The US military killed four Shabaab terrorists in an airstrike 74 miles northwest of Mogadishu yesterday. This is the first strike that the U.S. Forces Africa Command (AFRICOM) has publicly announced in two months.
“We currently assess no civilians were injured or killed in this airstrike,” according to the AFRICOM press release that announced the operation.
AFRICOM also noted that Shabaab, which is al Qaeda’s branch in East Africa, continues to maintain both “training camps” and “safe havens throughout Somalia and the region.”
The US military has launched 19 strikes against Shabaab in 2018, Major Karl J. Wiest of AFRICOM Media Relations said in an email to FDD’s Long War Journal. The military is on pace to match or exceed last year’s strike total of 31, a record high in the decade-long air campaign that has primarily focused on Shabaab and its predecessor, the Islamic Courts Union.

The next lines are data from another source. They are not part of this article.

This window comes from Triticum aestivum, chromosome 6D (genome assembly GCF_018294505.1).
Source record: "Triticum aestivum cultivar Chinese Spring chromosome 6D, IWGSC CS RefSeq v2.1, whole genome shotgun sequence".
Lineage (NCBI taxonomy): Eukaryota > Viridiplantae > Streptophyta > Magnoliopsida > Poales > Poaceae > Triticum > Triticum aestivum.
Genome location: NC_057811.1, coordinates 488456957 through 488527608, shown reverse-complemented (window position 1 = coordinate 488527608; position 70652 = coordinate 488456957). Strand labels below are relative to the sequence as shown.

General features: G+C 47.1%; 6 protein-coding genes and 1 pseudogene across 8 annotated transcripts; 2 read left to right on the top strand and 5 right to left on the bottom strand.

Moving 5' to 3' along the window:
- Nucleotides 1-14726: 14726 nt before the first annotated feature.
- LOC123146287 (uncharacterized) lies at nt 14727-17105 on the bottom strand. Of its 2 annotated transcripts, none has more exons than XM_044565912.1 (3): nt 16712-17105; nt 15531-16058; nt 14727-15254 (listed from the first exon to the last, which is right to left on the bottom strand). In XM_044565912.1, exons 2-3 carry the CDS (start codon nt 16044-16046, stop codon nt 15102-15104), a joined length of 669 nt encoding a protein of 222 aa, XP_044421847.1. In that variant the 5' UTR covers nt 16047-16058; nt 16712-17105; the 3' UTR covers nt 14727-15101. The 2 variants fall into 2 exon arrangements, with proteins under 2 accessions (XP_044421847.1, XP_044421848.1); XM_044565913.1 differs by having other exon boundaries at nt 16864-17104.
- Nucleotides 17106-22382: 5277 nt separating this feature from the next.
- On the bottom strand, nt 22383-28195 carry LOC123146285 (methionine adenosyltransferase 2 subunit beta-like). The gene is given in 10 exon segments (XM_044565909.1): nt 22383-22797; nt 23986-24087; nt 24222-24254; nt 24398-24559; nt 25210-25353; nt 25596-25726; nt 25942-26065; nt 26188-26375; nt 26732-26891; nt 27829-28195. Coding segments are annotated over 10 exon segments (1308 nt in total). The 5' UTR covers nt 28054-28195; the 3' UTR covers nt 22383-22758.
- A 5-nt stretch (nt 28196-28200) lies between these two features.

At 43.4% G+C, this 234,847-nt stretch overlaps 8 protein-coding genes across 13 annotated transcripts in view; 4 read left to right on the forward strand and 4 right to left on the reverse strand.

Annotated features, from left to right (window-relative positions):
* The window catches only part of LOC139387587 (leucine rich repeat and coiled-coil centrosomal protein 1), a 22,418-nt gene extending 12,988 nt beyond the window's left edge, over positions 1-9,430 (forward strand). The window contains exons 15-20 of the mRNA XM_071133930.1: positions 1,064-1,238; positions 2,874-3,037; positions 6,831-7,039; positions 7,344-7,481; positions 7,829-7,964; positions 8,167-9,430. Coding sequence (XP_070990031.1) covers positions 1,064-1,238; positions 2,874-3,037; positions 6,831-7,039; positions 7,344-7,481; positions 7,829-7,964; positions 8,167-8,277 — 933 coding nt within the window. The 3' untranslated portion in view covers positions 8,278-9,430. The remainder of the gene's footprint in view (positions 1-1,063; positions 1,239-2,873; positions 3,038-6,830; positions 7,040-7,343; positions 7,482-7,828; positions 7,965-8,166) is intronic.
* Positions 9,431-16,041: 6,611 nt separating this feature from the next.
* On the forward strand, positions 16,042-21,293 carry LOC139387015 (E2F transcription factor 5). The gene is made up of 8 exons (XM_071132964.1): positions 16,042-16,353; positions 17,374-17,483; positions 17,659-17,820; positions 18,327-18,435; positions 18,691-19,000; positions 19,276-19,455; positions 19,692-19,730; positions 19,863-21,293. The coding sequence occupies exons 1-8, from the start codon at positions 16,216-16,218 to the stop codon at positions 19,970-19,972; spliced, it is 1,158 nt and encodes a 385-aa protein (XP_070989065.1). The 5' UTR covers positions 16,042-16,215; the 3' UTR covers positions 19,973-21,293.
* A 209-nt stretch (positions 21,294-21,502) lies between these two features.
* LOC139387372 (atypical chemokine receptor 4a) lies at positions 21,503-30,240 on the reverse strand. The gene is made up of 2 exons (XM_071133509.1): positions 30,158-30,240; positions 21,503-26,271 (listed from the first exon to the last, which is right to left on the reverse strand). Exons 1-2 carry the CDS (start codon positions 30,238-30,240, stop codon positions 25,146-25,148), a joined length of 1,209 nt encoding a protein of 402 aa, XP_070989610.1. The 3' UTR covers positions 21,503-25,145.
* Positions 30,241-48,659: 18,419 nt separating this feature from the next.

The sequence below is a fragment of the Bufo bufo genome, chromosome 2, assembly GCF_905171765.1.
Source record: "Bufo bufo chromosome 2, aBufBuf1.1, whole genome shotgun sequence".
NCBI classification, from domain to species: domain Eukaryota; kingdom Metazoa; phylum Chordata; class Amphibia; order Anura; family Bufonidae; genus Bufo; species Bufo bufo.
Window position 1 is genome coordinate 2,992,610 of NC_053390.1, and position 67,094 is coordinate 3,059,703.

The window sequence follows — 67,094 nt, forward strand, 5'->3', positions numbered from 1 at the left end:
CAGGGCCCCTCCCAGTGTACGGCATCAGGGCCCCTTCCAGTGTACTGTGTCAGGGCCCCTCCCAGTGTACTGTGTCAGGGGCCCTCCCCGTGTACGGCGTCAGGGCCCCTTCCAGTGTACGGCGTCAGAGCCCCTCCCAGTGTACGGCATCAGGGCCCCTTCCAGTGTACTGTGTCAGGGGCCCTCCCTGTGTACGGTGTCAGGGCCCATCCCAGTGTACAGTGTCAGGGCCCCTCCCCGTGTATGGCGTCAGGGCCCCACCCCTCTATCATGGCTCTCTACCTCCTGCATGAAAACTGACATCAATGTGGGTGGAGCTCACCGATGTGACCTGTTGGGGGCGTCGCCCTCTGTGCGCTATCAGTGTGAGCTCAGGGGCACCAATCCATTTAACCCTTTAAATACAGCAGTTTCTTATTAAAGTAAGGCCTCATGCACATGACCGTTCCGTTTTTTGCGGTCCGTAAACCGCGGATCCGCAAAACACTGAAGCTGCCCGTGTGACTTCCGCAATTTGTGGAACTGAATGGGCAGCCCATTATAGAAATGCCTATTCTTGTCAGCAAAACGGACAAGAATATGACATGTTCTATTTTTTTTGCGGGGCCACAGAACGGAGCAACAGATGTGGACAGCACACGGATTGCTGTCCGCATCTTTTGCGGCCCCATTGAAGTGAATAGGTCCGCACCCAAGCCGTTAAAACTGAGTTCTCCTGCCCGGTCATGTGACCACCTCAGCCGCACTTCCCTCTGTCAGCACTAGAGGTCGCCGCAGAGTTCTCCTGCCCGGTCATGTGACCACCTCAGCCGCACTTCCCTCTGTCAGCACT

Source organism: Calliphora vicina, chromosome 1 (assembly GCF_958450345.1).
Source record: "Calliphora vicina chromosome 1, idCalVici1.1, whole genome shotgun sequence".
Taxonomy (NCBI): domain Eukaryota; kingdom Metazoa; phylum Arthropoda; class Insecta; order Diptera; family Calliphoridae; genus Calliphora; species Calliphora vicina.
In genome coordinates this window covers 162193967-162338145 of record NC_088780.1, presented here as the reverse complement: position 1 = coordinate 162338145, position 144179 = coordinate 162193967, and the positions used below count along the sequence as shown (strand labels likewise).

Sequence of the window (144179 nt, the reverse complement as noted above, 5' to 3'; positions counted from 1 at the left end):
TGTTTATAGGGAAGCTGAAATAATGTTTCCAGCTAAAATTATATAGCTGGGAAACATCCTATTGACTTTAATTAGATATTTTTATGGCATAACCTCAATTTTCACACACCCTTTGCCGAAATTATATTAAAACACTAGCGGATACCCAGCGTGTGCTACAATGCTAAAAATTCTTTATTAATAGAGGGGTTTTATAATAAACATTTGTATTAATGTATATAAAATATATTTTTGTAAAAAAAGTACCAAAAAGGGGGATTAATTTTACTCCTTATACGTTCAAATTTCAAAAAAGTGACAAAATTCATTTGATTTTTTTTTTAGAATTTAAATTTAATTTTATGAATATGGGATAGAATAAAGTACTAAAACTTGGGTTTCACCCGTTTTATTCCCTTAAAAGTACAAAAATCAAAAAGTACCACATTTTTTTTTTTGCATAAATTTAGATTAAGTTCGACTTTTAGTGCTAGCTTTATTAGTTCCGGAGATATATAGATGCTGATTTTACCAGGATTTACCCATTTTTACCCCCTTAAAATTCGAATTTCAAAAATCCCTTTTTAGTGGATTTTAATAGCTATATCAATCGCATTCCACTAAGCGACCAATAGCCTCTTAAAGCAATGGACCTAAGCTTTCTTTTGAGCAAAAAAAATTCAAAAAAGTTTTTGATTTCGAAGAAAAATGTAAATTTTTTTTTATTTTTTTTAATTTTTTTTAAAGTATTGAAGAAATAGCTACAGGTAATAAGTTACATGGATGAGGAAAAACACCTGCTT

The targets of this year’s strikes include “al-Shabaab militants, fighting positions, infrastructure, and equipment,” Wiest said over email. “U.S. forces in cooperation with the government of Somalia, are conducting ongoing counterterrorism operations against al-Shabaab and ISIS-Somalia to degrade the groups’ ability to recruit, train, and plot terror attacks in Somalia and the region.”
While the airstrikes have killed some of Shabaab’s top leaders and targeted its infrastructure, they have not had an appreciable effect on the group.
Shabaab retains a potent insurgency despite US airstrikes and engagement from the Somali government and African Union forces. Over the past several years, the group has launched attacks that have killed hundreds of African Union forces from Uganda, Burundi, Kenya, and Ethiopia. These Shabaab assaults have forced African Union troops to withdraw from several cities and towns in southern Somalia. Shabaab also controls large rural areas and some towns in southern and central Somalia.
Shabaab recently overran a joint Somali-Kenyan base and claims to have overrun two towns in the south.